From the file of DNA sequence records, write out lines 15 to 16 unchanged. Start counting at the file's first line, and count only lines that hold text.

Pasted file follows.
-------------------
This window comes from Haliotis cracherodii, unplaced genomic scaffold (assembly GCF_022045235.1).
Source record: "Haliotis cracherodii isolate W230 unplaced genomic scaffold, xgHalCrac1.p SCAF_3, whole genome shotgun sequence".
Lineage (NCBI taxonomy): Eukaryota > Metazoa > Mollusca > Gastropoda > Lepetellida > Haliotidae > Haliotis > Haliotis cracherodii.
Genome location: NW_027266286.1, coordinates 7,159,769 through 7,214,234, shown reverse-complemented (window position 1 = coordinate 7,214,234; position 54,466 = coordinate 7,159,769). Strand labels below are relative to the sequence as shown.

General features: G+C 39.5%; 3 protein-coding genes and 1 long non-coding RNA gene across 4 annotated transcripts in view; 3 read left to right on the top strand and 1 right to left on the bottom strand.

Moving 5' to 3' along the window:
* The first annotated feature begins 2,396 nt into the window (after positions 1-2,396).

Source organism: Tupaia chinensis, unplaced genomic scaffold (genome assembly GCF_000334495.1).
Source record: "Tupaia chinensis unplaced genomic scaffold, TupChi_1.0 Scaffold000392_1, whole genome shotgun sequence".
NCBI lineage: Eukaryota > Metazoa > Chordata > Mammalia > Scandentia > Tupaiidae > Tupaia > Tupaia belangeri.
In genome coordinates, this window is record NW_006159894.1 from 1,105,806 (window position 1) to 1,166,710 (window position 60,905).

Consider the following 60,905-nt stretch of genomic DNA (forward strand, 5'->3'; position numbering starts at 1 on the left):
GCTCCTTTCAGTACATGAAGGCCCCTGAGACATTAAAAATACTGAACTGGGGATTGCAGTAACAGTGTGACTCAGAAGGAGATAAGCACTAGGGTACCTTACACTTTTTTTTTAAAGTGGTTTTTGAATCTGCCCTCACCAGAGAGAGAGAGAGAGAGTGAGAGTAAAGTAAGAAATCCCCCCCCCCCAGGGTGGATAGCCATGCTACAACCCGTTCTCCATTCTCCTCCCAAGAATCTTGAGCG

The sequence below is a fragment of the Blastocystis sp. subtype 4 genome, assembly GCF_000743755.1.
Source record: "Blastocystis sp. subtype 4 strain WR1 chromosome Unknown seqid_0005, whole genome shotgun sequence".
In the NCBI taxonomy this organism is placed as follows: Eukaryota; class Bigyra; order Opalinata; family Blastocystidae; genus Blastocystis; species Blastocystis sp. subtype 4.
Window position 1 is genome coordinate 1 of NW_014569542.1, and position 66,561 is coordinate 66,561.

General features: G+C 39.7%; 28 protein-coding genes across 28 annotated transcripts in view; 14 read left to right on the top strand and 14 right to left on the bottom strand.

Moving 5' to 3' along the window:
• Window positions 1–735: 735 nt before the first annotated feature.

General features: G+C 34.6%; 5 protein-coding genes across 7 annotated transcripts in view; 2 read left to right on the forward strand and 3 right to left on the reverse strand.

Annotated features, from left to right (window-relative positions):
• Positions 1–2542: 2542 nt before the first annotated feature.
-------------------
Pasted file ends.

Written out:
Source record: "Blastocystis sp. subtype 4 strain WR1 chromosome Unknown seqid_0005, whole genome shotgun sequence".
In the NCBI taxonomy this organism is placed as follows: Eukaryota; class Bigyra; order Opalinata; family Blastocystidae; genus Blastocystis; species Blastocystis sp. subtype 4.